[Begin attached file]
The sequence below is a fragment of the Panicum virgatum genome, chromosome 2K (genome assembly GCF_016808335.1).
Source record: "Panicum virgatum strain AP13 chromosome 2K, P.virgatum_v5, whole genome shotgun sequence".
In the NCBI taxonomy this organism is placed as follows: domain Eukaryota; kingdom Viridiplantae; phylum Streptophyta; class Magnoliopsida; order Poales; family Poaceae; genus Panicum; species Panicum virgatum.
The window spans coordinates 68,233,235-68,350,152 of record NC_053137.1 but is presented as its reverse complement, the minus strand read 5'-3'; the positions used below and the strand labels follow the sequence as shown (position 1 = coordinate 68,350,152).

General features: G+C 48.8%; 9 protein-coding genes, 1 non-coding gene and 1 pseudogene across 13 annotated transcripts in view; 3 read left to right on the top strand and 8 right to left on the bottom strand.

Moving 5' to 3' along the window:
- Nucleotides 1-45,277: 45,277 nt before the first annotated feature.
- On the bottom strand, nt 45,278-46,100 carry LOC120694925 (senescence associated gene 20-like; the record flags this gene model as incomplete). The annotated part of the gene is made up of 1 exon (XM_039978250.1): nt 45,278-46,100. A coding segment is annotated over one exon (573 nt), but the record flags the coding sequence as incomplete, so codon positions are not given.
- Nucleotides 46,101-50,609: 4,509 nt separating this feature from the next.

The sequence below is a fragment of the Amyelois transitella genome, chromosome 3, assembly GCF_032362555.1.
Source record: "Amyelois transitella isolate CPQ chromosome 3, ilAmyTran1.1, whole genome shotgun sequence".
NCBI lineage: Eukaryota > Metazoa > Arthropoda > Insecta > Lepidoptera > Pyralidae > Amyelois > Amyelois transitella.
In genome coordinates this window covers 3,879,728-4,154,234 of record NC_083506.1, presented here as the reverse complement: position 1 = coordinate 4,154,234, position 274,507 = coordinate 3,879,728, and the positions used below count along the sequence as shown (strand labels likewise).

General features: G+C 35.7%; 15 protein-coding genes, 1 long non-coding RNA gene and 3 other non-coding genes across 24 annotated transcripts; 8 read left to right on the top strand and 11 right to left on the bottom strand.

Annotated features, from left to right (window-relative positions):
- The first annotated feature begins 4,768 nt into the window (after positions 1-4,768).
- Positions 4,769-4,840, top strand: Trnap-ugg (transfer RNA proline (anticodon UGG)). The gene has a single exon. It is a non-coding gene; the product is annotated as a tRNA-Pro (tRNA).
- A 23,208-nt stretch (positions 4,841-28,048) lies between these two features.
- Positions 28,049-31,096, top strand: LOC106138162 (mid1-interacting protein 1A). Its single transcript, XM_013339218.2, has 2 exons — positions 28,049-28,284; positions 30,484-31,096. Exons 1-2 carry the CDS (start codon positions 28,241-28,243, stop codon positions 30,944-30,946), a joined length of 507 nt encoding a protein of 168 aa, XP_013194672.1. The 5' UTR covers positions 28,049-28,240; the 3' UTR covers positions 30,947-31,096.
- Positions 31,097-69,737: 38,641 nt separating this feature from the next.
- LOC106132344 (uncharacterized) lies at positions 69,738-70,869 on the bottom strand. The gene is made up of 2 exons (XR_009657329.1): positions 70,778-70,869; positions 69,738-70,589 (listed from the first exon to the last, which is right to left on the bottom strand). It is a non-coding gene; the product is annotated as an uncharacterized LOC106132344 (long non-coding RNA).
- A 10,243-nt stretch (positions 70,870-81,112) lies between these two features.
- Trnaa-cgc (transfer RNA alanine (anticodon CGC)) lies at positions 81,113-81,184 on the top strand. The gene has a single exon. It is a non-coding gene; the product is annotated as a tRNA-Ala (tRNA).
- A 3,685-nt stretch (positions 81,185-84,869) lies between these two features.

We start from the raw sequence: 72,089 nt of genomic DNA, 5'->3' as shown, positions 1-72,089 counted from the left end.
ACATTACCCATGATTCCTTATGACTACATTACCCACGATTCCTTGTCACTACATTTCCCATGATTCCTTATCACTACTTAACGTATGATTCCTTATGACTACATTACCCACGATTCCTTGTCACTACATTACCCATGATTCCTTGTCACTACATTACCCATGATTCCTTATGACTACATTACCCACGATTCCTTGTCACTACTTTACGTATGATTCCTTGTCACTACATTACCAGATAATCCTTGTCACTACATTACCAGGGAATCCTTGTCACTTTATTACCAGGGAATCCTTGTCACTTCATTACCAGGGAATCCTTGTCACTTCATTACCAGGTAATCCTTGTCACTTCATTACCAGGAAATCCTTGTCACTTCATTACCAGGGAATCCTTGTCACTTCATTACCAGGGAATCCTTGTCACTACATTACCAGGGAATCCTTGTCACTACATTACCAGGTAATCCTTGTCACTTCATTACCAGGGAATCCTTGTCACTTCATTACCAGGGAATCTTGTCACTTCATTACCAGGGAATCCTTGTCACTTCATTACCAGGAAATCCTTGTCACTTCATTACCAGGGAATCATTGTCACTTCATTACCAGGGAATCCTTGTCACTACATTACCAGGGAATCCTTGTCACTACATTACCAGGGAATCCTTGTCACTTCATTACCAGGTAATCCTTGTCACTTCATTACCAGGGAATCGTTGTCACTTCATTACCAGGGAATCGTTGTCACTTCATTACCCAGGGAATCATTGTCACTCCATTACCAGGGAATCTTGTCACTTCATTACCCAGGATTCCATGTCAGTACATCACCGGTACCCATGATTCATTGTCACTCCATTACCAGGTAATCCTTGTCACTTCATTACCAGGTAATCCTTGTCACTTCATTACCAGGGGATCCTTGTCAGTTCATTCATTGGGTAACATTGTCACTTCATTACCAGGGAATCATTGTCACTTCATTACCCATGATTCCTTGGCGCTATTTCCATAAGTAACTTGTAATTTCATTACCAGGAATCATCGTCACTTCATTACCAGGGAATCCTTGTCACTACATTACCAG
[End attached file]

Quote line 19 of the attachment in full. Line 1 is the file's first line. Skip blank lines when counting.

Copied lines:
- Positions 28,049-31,096, top strand: LOC106138162 (mid1-interacting protein 1A). Its single transcript, XM_013339218.2, has 2 exons — positions 28,049-28,284; positions 30,484-31,096. Exons 1-2 carry the CDS (start codon positions 28,241-28,243, stop codon positions 30,944-30,946), a joined length of 507 nt encoding a protein of 168 aa, XP_013194672.1. The 5' UTR covers positions 28,049-28,240; the 3' UTR covers positions 30,947-31,096.